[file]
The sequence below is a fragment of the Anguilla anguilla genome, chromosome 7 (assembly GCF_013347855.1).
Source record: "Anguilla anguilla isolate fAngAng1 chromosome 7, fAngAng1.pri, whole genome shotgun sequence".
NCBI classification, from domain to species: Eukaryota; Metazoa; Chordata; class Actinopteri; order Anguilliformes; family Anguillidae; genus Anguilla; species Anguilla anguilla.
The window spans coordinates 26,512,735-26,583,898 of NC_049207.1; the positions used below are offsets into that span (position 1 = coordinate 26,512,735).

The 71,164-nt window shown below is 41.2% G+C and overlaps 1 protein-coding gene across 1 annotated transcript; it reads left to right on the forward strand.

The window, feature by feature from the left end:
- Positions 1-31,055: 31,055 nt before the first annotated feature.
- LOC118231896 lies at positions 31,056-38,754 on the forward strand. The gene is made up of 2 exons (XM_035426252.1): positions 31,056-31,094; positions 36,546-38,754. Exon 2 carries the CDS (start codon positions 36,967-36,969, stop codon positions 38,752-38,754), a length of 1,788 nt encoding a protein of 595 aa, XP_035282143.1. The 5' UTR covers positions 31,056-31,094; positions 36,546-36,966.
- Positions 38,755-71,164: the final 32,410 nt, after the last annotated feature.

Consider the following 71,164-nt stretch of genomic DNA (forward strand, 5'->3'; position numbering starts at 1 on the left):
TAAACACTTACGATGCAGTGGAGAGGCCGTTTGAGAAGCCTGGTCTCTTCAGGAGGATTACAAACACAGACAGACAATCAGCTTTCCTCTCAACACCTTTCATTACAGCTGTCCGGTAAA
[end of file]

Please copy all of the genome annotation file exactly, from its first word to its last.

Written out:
The sequence below is a fragment of the Anguilla anguilla genome, chromosome 7 (assembly GCF_013347855.1).
Source record: "Anguilla anguilla isolate fAngAng1 chromosome 7, fAngAng1.pri, whole genome shotgun sequence".
NCBI classification, from domain to species: Eukaryota; Metazoa; Chordata; class Actinopteri; order Anguilliformes; family Anguillidae; genus Anguilla; species Anguilla anguilla.
The window spans coordinates 26,512,735-26,583,898 of NC_049207.1; the positions used below are offsets into that span (position 1 = coordinate 26,512,735).

The 71,164-nt window shown below is 41.2% G+C and overlaps 1 protein-coding gene across 1 annotated transcript; it reads left to right on the forward strand.

The window, feature by feature from the left end:
- Positions 1-31,055: 31,055 nt before the first annotated feature.
- LOC118231896 lies at positions 31,056-38,754 on the forward strand. The gene is made up of 2 exons (XM_035426252.1): positions 31,056-31,094; positions 36,546-38,754. Exon 2 carries the CDS (start codon positions 36,967-36,969, stop codon positions 38,752-38,754), a length of 1,788 nt encoding a protein of 595 aa, XP_035282143.1. The 5' UTR covers positions 31,056-31,094; positions 36,546-36,966.
- Positions 38,755-71,164: the final 32,410 nt, after the last annotated feature.

Consider the following 71,164-nt stretch of genomic DNA (forward strand, 5'->3'; position numbering starts at 1 on the left):
TAAACACTTACGATGCAGTGGAGAGGCCGTTTGAGAAGCCTGGTCTCTTCAGGAGGATTACAAACACAGACAGACAATCAGCTTTCCTCTCAACACCTTTCATTACAGCTGTCCGGTAAA